Most financial advisors, myself included, are not tax professionals. There are, however, numerous tax related investment strategies that can help maximize an investor’s after-tax returns. In this article, we’ll look at two of the most commonly used strategies where advisor awareness and prudence may assist in optimizing after-tax returns: tracking capital gains distributions and tax-loss harvesting.


Paying attention to capital gains distributions for funds held in taxable accounts is one way to enhance after-tax returns. Under the Investment Company Act of 1940, mutual fund companies must distribute all or substantially all of their net investment income from dividends, interest and realized capital gains to their shareholders each year in the form of capital gains distributions.


Many mutual funds carried forward losses from 2008 to offset several years of realized gains as the market rebounded. However, most funds have depleted their tax loss carry forwards and the topic has become salient again as capital gains distributions have increased in recent years.

Tracking capital gains distributions for funds held in taxable accounts enables investors to weigh the pros and cons of moving out of a fund before the record date to avoid a significant capital gains distribution. Similarly, investors should be cognizant of upcoming capital gains distributions for funds they are contemplating purchasing.

Such awareness positions investors to appropriately consider the pros and cons of buying a fund before or on the record date and becoming subject to taxes on gains experienced before they owned the fund.


While in an ideal world all asset classes would only appreciate, that’s not reality. Tax-loss harvesting enables an investor to make lemonade out of lemons by realizing losses to help offset gains in a taxable account; such action ultimately reduces the investor’s tax liability. If that investor realizes more losses than gains in one particular year, he or she can use up to $3,000 of losses to offset ordinary income and carry forward any remaining losses to future years.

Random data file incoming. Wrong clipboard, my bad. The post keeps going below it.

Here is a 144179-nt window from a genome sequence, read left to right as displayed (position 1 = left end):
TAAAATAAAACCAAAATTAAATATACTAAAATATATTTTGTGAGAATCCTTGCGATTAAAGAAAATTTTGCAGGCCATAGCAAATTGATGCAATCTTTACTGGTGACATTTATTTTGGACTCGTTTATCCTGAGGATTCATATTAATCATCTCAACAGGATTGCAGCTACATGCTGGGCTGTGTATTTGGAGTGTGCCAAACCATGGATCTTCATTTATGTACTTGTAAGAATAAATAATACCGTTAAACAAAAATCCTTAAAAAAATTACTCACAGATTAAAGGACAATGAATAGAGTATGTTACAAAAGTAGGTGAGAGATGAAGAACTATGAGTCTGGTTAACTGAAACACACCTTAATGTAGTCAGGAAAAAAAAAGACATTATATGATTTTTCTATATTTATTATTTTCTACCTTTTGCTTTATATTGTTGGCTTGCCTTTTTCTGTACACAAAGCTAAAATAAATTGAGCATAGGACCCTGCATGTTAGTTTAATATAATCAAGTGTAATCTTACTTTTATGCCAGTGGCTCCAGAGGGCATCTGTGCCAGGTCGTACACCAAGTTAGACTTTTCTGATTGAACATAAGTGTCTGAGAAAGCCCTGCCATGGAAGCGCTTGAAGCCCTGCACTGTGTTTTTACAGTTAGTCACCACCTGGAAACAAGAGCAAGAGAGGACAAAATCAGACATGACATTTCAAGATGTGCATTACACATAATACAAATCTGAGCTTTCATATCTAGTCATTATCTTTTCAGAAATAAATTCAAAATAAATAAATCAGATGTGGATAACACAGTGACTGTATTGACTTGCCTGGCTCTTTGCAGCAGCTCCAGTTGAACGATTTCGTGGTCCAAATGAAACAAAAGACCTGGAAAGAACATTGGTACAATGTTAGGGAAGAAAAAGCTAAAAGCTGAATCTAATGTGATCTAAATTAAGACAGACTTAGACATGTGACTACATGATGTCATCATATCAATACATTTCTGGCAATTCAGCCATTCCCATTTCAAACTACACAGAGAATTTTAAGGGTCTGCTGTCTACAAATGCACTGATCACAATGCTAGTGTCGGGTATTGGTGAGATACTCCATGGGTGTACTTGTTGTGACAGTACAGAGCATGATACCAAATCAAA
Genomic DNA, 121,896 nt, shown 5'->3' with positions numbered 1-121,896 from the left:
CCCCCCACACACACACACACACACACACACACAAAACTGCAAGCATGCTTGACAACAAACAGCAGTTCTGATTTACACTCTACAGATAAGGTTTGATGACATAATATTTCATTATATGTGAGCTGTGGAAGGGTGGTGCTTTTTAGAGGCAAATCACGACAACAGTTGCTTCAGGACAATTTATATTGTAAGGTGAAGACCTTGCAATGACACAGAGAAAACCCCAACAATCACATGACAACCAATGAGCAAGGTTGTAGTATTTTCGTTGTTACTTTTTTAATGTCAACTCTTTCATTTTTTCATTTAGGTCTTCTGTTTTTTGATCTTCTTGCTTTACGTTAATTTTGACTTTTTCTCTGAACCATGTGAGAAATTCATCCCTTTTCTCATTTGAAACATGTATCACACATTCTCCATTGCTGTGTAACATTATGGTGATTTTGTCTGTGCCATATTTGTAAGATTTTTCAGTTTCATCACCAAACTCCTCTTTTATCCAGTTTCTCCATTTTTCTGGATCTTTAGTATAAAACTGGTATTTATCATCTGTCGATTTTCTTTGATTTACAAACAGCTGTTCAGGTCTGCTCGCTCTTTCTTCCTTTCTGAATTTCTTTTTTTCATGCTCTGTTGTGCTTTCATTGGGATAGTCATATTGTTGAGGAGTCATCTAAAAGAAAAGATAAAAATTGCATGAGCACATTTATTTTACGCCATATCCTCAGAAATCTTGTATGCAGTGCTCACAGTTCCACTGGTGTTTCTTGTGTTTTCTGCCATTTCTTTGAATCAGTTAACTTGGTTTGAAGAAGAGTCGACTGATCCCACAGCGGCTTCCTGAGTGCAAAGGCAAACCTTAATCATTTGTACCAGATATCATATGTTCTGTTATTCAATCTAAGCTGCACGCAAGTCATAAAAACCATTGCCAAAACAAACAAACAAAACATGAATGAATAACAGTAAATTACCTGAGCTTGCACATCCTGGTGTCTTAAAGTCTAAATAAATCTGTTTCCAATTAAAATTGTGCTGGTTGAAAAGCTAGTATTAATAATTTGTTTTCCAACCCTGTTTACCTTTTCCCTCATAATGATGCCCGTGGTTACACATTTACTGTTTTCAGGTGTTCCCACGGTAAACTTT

Proper execution of tax-loss harvesting involves avoiding wash sales, which result from buying the same (or a substantially identical) security within 30 days before or after selling the security. Since some mutual fund companies have short-term trading policies that can be more restrictive than 30 days or impose additional fees, it’s also important that investors review the fund company prospectus.

To maintain their target asset allocation and avoid being without exposure during a potential market run, prudent investors will replace the security being sold with one with a high correlation.

Tax-loss harvesting enables an investor to make lemonade out of lemons.

For example, when our firm used the significant underperformance of commodities in 2015 as a tax-loss harvesting opportunity to offset gains in other areas of our portfolios, we replaced the actively managed commodity fund we sold out of with a passive commodities fund. This prevented a “wash sale,” yet kept portfolio risk and exposure consistent. This strategy helped us reduce our clients’ tax liabilities and, at the same time, ensure that they’d be positioned to take advantage of a recovery within commodities.

While proper tax strategies can enhance after-tax returns, it’s important to note that taxes are just one factor to consider when you’re investing. Having a well-thought-out financial plan, maintaining an appropriate asset allocation and keeping emotions and short-term reactions out of investing decisions are all critical moves for long-term investing success.

Working with an advisor who can implement the strategies outlined above, within the context of a broader financial plan, will help an investor realize the full benefits of tax-efficient investment management.

Financial representatives do not give, and this article is not intended as, legal or tax advice. All investments carry some level of risk, including the potential loss of principal invested. No investment strategy can guarantee a profit or protect against loss. Naugatuck Financial is a marketing name for Justin Charise, Alfred Schor, and Colin Thomas and is not a broker-dealer, registered investment advisor, federal savings bank, subsidiary or other corporate affiliate of The Northwestern Mutual Life Insurance Company including its subsidiaries, nor is it a legal partnership or entity. Northwestern Mutual is the marketing name for The Northwestern Mutual Life Insurance Company, Milwaukee, WI (NM), and its subsidiaries. Charise, Schor, and Thomas are Representatives of Northwestern Mutual Wealth Management Company®, NMWMC Milwaukee, WI, a subsidiary of NM and limited purpose federal savings bank, and registered representatives of Northwestern Mutual Investment Services, LLC (securities), a subsidiary of NM, registered investment adviser, broker-dealer and member FINRA and SIPC. All NMWMC products and services are offered only by properly credentialed representatives who operate from agency offices of NMWMC.